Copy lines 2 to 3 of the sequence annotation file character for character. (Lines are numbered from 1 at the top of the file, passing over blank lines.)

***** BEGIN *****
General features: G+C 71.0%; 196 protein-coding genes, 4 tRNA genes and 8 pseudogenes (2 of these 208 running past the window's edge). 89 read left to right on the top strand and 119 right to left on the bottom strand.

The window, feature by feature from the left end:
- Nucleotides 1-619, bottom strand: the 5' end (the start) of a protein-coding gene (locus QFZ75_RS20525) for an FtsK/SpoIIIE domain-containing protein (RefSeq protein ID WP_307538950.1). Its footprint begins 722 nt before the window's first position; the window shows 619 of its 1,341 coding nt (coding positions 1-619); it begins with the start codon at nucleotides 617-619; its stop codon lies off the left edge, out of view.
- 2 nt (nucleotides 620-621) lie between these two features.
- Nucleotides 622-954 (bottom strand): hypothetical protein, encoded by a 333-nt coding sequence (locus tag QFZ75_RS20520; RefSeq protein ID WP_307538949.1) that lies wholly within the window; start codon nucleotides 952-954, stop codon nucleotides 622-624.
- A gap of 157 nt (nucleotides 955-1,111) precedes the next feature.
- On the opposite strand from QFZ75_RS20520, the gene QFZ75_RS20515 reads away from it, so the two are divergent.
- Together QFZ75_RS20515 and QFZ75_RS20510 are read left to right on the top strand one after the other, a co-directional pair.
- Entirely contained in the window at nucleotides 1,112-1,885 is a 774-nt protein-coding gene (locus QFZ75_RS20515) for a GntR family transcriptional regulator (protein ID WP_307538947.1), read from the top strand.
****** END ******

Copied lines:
The window, feature by feature from the left end:
- Nucleotides 1-619, bottom strand: the 5' end (the start) of a protein-coding gene (locus QFZ75_RS20525) for an FtsK/SpoIIIE domain-containing protein (RefSeq protein ID WP_307538950.1). Its footprint begins 722 nt before the window's first position; the window shows 619 of its 1,341 coding nt (coding positions 1-619); it begins with the start codon at nucleotides 617-619; its stop codon lies off the left edge, out of view.